While perusing “Peabody & Stearns: Country Houses and Seaside Cottages,” about the Gilded Age architectural firm Peabody & Stearns, one cannot help but think back to the 1960s, when historic American architecture was hardly a topic, let alone a field of study.

In those days, even the brightest liberal arts student, unless hailing from an old Boston family, would probably not have known the difference between Peabody & Sterns and Abercrombie & Fitch. Now all has changed, nationally and locally.

In Maine, this knowledge has been due to the hard work of organizations such as Greater Portland Landmarks Inc., the Maine Historic Preservation Commission and people such as Earle G. Shettleworth Jr., Deborah Thompson, Roger G. Reed, Patricia Anderson and Jim O’Gorman.

Now with the advent of this new book, we can add the name of Brunswick historian Annie Robinson to the group.

A quick look through “Peabody & Stearns” should be enough to convince both generalist and specialist of the beauty of the book, in terms of both design and illustration. It opens with a gallery of 18 color photographs of houses and cottages, from the grand to the petite. The bulk of these were taken by the author, and all document what social philosopher Thorstein Veblen called “conspicuous consumption.” In a time before income tax, the very rich could express themselves through architecture and architects with little thought as to expense.

The body of the work is neatly organized, very readable and carefully documented. In a time of “drive-by” research, where writers pick easily available facts and non-facts, then cut and paste them into the semblance of a book, this is the diametric opposite. “Peabody & Stearns” will be the standard catalog for years to come, the go-to book for its subject.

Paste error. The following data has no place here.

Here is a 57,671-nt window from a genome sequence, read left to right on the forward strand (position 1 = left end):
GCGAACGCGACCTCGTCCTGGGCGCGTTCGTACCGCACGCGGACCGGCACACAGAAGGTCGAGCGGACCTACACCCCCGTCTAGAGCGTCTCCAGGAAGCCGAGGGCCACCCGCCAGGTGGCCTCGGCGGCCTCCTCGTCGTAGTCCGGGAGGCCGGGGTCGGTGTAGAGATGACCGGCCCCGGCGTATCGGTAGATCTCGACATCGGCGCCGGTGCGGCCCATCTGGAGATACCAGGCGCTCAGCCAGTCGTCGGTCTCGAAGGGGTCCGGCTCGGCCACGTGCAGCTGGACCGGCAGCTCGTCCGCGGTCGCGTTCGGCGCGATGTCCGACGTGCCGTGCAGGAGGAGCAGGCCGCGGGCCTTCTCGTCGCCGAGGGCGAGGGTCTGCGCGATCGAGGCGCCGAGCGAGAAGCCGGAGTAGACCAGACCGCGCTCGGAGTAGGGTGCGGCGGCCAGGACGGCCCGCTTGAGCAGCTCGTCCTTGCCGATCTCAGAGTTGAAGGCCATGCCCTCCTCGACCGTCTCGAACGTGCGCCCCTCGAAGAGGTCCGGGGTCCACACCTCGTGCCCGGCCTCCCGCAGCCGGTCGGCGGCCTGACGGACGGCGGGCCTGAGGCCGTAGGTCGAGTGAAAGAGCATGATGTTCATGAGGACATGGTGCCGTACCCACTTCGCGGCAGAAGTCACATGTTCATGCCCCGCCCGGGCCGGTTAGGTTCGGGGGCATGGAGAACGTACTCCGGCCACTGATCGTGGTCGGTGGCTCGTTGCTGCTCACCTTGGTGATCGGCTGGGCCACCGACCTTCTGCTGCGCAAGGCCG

Robinson is immersed in the history of the firm, the development of the late 19th- and early 20th-century structural design, and American social history. She is not simply a fan of Peabody & Stearns; she is willing to be critical, to measure ambition, growth and change.

The introduction explains with rare economy of words how Robert Swain Peabody (1845-1917) of New Bedford and John Goddard Stearns Jr. (1843-1917) became partners in one of Boston’s most prestigious architectural firms and over the course of 45 years garnered more than 1,000 commissions.

Peabody was the artist-designer and Stearns the superintendent, quality control and budget man. It was a shared workload that worked like a charm.

The author explores Peabody’s years in France and England trying to “unite the artist and man of affairs,” then his practical apprenticeship in England. Stearns had labored stateside for Ware & Van Brunt for seven years as a skilled draftsman, and the two commenced business in 1870.

Aptly, the partners’ first commission in Maine was for Charles William Eliot, perhaps Harvard’s most famous president and a resident of Northeast Harbor. Lofted in 1881, and now destroyed, Sunshine/Blueberry Ledge was chosen for its natural unspoiled setting, unlike the mannered lawns in nearby Bar Harbor. It is these little observations by the author that spark the book along.

Union Church in Northeast Harbor, an elegant little stone structure paid for by Eliot and others, came next in 1887. Since 1998, it has been on the National Register of Historic Places.

Although several of the cottages are now lost, superb examples remain, among them Ravenscleft in Seal Harbor (1899-1903), Westward Way in Northeast Harbor (1903) and Gripsholm Manor in Islesboro (1904).

I think my favorite, though, is the 1902 shingle-style masterpiece, Cow Cove, designed for Robert Peabody’s brother, Francis. No nonsense here – beautiful design, perfect setting.

Robinson can be critical of the firm’s design in houses such as the Dupee-Sloane Cottage (1897): “It has a split personality detail – it presents a fairly controlled twin-gabled elevation on the water side of the cottage, while the land is a riot of picturesque shingle details.”

The firm’s cache never goes to the author’s head, and she knows of what she writes.

William David Barry is a local historian who has authored/co-authored five books including “Tate House: Crown of the Maine Mast Trade” and the novel “Pyrrhus Venture.” He lives in Portland.


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